In the United States and locally, health care providers note that many young women lack knowledge about puberty and how to manage their menstrual cycle, and those in low-income households may struggle to purchase feminine hygiene products each month. These factors can lead young women to feel shame, fear and anxiety about their periods, directly affecting their mental health and ability to thrive at school and other social environments.

“It’s challenging to talk about periods with young patients who don’t fully understand what’s happening with their bodies and are uncomfortable discussing menstruation. We know that many girls are unprepared for this emotionally and many are also left unprepared practically, having limited access to basic feminine hygiene products. There are some who lack social support at home to navigate this natural change in their lives,” said Sherri Dicicco, Mercy Health – Paducah OB/GYN nurse practitioner. 

Thanks to Mission Outreach Program funds provided by Mercy Health Foundation – Lourdes, Lourdes Hospital is combatting period stigma through a program that provides both feminine hygiene products to young women and menstrual education to female students and their teachers and coaches. 

“Partnering with Community Health and our OB/GYN team to provide education and awareness around menstruation aligns with our mission to build healthier communities,” said Jessica Toren, Foundation president. “The Mercy Health Foundation – Lourdes is proud to fund these kits to support young women in our community.” 

The grant funded the creation of 1,000 period starter kits, which hold about three months' worth of feminine hygiene products, including pads, pantyliners, tampons and many other toiletry items. The kits are available through Mercy Health – Paducah OB/GYN and Mercy Health – Midtown Pediatrics practices, as the providers encounter young women who need the products during their office visits. However, because that patient may not have another appointment for year or more, Mercy Health has partnered with the Family Resource and Youth Services Centers and McKinney-Vento Coordinators at Paducah Public Schools and McCracken County Public Schools for ongoing support. The school officials will also receive the kits for their students, as well as educational books on feminine health and materials from local resources if their students need any additional support.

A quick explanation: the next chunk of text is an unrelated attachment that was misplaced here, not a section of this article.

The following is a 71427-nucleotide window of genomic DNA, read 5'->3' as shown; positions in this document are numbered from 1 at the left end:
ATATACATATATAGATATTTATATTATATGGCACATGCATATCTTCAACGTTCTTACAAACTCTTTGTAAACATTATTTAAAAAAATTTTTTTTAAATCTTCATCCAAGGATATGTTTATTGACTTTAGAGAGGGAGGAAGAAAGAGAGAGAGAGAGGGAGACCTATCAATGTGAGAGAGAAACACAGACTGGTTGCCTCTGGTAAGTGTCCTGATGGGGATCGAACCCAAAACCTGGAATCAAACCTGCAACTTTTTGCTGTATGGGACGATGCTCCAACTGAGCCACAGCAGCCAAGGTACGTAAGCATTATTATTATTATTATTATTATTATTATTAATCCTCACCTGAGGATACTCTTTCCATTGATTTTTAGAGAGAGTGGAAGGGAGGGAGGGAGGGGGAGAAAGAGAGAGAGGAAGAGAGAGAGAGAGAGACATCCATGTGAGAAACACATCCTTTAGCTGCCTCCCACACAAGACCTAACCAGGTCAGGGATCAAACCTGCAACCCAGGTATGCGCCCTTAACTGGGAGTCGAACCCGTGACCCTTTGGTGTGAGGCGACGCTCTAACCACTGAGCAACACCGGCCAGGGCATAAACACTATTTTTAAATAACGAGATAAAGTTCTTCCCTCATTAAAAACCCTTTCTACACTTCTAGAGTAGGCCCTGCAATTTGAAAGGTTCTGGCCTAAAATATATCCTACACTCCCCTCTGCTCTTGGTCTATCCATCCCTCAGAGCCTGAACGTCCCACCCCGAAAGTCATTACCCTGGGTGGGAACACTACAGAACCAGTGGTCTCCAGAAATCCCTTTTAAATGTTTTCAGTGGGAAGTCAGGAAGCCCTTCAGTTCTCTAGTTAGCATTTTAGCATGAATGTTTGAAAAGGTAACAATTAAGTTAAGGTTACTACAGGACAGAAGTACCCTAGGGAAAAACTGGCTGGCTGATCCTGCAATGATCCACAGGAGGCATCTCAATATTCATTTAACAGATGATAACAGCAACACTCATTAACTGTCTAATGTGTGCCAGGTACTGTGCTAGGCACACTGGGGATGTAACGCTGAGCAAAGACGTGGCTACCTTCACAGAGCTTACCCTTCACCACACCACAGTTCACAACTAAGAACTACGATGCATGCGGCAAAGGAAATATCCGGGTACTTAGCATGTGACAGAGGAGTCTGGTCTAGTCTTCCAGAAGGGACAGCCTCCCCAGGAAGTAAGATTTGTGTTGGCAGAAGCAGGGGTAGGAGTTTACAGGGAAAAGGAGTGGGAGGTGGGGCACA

The goal is to expand the program into school systems in neighboring counties in the future.

“No child should have to struggle with anxiety or shame over something that is normal and natural,” said Leigh Ann Ballegeer, director of community health. “We are thankful that our OB/GYN team noticed this issue in their clinic and brought it to our attention. As a result, we were able to create this program which will help our local young women thrive in school and beyond.”

In addition to providing the period starter kits, Mercy Health’s OB/GYN team plans to host open and informational discussions about how to manage conversations about menstruation and other women’s health topics with students and teachers. These events will focus on combatting the stigma surrounding menstrual health, promoting female empowerment and encouraging positive mental health. 

“The onset of puberty is a pivotal moment, both in terms of human growth and development and future physical and mental health. Our aim is to promote broader self-esteem and self-confidence as our young women transition into adolescence and also ensure that girls don’t miss school due to a lack of feminine hygiene products,” said Meghan Lee, Mercy Health – Paducah OB/GYN nurse practitioner. 

Each kit contains:

  • One small toiletry bag (to take items to the bathroom)
  • One pack of 22 panty liners
  • Two packs of 12 maxipads each
  • 10 tampons
  • Two lip balms
  • Two hand sanitizers
  • 10 castile soap towelettes
  • Two travel size pack of tissues
  • Three pairs of disposable underwear
  • Two small deodorants
  • Flyer about the kit and Mercy Health’s OB/GYN team
  • United Way Community Resource Guide

For questions or more information about the program, contact Leigh Ann Ballegeer, director of community health, at or 270-444-2969. To help financially support this program, please reach out to Mercy Health Foundation – Lourdes at 270-444-2387.